# Analysis of Closed Systems

A closed system is a system that has a fixed amount of mass.  This mass cannot cross the boundary of the system.  As a result, the mass cannot leave or enter the system.

There are two types of closed systems.  The first type has a fixed boundary.  On the other hand, the second type has a moving boundary.  Whatever the case, as long as mass does not enter or leave the system, it is considered a closed system.

Below is an example of a closed system with a moving boundary. In this  example there is a cylinder that is filled with gas. As the gas expands it will move one of the walls of the cylinder.  However, the mass of the gas inside the cylinder will remain the same since it cannot cross the boundary of the system.

Unlike mass, energy is allowed to cross the boundary of the system.  However, there is a special case when energy will not cross the boundary.  This is known as an isolated system.

### Moving Boundary Work of a Closed System

One form of work is the expansion or compression of gas inside a cylinder.  In order for the process to occur one of the inner faces of the piston will have the ability to move back and forth.  The moving face represents a moving boundary layer.  In turn, the resulting work is called moving boundary work, which can be simply called boundary work.

Moving boundary work is the primary form of work inside an automobile engine.  However, since the process inside an automobile occurs so fast, thermodynamic analysis alone cannot analyze the process.  The reason for this is because the gas inside the cylinder never reaches equilibrium.  As a result, the boundary work has to be determined through measurement.

Unlike a cylinder in a car engine, a quasi-equilibrium process can be analyzed by applying thermodynamic principles.  This is because the substance remains nearly in equilibrium during the process.  A quasi-equilibrium process can be used to approximate the process of a real engine.  However, under identical conditions the approximation of the work output of the real engine will be at its maximum.  In addition, if a compressor was be analyzed, a quasi-equilibrium process would represent the minimum work input.

### Boundary Work on a Piston

To determine the work on a piston, you will need to look at the distance the piston traveled while in a quasi-equilibrium state.  By doing this the differential work can be expressed using the following equation.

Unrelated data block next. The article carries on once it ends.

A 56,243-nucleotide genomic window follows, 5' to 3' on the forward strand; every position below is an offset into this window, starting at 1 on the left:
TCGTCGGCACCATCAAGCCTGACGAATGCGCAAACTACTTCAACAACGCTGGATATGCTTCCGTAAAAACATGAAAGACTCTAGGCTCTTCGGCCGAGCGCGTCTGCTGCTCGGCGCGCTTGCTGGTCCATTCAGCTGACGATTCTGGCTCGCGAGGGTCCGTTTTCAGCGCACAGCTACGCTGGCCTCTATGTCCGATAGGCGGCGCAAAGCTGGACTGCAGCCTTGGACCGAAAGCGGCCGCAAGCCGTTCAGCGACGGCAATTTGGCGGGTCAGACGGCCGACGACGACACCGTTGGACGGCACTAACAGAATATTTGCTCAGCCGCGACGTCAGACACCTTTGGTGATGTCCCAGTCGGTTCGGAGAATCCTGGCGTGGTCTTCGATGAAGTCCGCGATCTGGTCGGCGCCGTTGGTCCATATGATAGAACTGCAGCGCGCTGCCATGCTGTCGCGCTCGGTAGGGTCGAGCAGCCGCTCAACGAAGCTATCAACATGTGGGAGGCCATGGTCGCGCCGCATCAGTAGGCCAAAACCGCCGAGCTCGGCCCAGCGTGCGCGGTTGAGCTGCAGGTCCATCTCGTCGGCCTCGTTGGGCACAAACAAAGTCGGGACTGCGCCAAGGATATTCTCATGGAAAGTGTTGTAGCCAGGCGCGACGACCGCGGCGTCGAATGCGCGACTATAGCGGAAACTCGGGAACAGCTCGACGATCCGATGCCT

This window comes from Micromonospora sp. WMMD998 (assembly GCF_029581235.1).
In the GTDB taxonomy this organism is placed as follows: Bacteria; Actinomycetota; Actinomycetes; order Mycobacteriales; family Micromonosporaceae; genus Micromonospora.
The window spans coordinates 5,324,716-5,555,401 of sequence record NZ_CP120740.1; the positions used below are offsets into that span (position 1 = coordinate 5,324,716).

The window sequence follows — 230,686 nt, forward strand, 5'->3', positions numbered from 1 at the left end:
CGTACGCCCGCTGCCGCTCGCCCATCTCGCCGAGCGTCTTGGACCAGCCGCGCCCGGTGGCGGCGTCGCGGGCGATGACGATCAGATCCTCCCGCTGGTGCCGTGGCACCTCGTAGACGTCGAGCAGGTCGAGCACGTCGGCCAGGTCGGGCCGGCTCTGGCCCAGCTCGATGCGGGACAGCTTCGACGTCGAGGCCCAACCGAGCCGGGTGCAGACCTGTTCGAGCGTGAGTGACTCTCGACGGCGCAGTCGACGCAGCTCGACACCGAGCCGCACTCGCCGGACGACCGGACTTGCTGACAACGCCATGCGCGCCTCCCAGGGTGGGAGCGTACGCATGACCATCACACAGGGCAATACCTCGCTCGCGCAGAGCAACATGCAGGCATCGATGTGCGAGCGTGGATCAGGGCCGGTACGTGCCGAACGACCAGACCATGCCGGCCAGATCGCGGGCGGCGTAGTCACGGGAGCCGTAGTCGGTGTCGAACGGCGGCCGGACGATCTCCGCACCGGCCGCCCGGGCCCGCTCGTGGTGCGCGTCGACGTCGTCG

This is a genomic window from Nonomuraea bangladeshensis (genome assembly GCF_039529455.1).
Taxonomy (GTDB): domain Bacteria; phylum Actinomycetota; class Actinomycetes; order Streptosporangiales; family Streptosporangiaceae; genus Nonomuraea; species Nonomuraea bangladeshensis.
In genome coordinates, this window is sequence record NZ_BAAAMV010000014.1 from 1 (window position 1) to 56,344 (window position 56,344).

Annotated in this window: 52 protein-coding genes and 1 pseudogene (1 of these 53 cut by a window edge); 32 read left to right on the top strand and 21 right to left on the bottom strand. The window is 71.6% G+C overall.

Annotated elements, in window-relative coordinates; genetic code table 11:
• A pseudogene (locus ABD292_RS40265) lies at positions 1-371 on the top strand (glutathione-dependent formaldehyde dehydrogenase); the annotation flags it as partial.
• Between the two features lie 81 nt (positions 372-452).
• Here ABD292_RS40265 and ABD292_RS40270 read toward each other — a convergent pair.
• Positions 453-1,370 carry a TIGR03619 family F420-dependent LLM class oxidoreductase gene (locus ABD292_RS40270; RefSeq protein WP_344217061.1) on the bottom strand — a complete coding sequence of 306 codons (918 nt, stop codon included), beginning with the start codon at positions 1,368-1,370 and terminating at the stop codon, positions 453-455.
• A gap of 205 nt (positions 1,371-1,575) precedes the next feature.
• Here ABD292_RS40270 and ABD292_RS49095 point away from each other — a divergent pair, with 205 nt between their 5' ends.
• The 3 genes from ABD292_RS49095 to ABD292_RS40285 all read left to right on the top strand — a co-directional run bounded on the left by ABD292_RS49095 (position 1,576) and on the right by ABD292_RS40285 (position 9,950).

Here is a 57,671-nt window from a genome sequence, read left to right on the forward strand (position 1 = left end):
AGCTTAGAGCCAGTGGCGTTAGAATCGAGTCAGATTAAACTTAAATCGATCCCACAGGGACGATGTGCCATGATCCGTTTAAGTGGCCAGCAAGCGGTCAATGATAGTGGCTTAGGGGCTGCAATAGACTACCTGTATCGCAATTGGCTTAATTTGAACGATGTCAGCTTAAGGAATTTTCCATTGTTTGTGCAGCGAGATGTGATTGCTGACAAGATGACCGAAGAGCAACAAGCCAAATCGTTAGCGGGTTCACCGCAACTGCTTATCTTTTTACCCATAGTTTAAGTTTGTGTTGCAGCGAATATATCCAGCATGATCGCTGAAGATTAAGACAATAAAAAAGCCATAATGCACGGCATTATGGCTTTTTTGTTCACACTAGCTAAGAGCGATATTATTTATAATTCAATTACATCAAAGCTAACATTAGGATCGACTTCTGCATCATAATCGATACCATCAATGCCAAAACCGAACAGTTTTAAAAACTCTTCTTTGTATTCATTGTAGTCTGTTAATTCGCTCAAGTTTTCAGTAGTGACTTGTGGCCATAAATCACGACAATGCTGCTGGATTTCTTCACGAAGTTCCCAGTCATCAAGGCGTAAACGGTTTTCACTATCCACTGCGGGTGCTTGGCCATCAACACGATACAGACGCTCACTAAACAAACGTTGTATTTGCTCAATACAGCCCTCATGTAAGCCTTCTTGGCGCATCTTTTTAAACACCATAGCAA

(Eq 1) $δW_b=F~ds=PA~ds=P~dV$

$P$ = initial pressure of the gas (absolute pressure)

$V$ = total volume

$A$ = cross-sectional area of the piston

$F$ = Force

$s$ = distance

In the above equation, the pressure is always absolute pressure.  As a result, it will always be positive.  However, the volume change $dV$ is positive during expansion and negative during compression. Hence the boundary work will be positive during expansion and negative during compression.  Finally, the total boundary for the entire process is determined by adding all of the differential works from the initial to final state.

(Eq 2) $W_b=\int{}^2_1~P~dV$

The above equation is only used when there is a functional relationship between pressure and volume.  In other words, $P=f(V)$.  This equation represents the process path on the a $P-V$ diagram. Finally,  the total boundary work represents total area under the process curve.  More specifically, “the area under the process curve on a $P-V$ diagram is equal, in magnitude, to the work done during a quasi-equilibrium expansion or compression process of a closed system.”

Work represent the mechanism of energy interaction between a system and its surrounding, where $W_b$ is the amount of energy transferred through expansion or contraction.  As a result, the transferred energy will appear somewhere else.  Since energy is conserved we will need to account for this transferred energy.  Below is example of energy is accounted within a car engine.

(Eq 3) $W_b=W_{friction}+W_{atm}+W_{crank}=\int{}^2_1(F_{friction}+P_{atm}A+F_{crank})dx$

This equation represents work needed to overcome friction, the work required to push atmospheric air out of the way, and the work required to rotate the crankshaft.

### Polytropic Process

A plolytropic process is used to represent the actual expansion and compression process of gases.  It is represented by the equation below.

(Eq 4) $P=CV^{-n}$

In this equation both $C$ and $n$ are constants. After substituting this equation into equation 2 the following expression will result.

(Eq 5) $W_b=\int{}^2_1~P~dV$$=\int{}^2_1~CV^{-n}~dV$$=C\frac{V_2^{-n+1}-V_1^{-n+1}}{-n+1}$$=\frac{P_2V_2-P_1V_1}{1-n} where C=P_1V_1^n=P_2V_2^n For an ideal gas, PV=mRT, equation 5 can be rewritten as the following equation. (Eq 6) W_b=\frac{mR(T_2-T_1}{1-n} where n≠1 If n=1, than the boundary work equation becomes the following. (Eq 7) W_b=\int{}_1^2~P~dV$$=\int{}^2_1~CV^{-1}~dV=PV~ln\frac{V_2}{V_1}$

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